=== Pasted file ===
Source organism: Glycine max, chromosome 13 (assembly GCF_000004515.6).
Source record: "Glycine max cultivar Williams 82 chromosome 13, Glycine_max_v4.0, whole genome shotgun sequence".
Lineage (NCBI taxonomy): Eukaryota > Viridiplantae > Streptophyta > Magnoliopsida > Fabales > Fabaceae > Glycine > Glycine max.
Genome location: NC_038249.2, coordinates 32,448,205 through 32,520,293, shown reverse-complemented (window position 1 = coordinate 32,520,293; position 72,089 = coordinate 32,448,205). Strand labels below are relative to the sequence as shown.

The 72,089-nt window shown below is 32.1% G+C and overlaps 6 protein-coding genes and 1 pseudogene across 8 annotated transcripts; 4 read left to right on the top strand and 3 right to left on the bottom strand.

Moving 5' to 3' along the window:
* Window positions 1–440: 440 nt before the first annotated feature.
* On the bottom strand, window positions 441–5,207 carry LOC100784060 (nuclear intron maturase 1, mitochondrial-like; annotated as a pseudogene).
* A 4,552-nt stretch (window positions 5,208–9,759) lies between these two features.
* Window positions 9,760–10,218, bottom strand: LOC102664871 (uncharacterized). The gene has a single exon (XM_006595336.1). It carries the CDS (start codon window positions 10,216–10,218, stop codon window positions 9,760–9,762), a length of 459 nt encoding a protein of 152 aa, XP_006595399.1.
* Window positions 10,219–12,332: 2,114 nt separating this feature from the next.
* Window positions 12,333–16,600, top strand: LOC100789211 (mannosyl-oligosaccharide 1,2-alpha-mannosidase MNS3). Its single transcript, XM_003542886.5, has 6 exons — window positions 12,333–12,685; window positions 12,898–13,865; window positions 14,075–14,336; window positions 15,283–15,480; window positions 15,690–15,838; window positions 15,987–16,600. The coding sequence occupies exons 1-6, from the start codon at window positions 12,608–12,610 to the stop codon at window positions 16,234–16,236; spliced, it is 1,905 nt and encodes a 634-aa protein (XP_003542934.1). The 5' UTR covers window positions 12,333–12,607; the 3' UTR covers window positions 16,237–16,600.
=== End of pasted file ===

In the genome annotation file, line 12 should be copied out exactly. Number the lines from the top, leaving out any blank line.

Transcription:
* Window positions 12,333–16,600, top strand: LOC100789211 (mannosyl-oligosaccharide 1,2-alpha-mannosidase MNS3). Its single transcript, XM_003542886.5, has 6 exons — window positions 12,333–12,685; window positions 12,898–13,865; window positions 14,075–14,336; window positions 15,283–15,480; window positions 15,690–15,838; window positions 15,987–16,600. The coding sequence occupies exons 1-6, from the start codon at window positions 12,608–12,610 to the stop codon at window positions 16,234–16,236; spliced, it is 1,905 nt and encodes a 634-aa protein (XP_003542934.1). The 5' UTR covers window positions 12,333–12,607; the 3' UTR covers window positions 16,237–16,600.